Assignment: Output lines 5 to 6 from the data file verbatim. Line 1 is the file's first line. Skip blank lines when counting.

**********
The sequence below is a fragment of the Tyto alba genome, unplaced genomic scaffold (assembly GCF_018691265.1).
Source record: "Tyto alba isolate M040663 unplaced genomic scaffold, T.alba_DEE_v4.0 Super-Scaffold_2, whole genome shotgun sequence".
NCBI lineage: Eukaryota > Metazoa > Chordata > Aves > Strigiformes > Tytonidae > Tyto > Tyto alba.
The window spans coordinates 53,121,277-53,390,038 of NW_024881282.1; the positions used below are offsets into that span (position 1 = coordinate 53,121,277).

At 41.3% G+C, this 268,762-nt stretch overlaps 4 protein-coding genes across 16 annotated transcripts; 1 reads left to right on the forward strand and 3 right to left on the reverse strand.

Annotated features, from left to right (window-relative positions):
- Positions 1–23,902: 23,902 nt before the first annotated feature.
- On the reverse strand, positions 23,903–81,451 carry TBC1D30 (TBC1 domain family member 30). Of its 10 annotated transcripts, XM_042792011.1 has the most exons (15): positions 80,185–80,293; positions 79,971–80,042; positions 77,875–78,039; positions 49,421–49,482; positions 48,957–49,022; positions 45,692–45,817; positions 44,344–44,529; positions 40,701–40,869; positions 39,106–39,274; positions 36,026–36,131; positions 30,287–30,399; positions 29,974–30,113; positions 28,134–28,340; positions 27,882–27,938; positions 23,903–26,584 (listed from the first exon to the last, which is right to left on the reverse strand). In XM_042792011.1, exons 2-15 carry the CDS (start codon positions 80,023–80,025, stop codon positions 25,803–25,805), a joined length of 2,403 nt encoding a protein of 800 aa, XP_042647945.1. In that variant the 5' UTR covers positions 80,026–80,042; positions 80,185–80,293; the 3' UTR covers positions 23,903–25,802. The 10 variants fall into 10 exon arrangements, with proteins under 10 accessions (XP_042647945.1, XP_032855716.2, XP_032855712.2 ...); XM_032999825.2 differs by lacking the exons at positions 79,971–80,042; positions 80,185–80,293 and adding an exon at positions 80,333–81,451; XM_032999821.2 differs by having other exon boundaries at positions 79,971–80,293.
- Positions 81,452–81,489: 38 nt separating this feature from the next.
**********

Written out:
At 41.3% G+C, this 268,762-nt stretch overlaps 4 protein-coding genes across 16 annotated transcripts; 1 reads left to right on the forward strand and 3 right to left on the reverse strand.

Annotated features, from left to right (window-relative positions):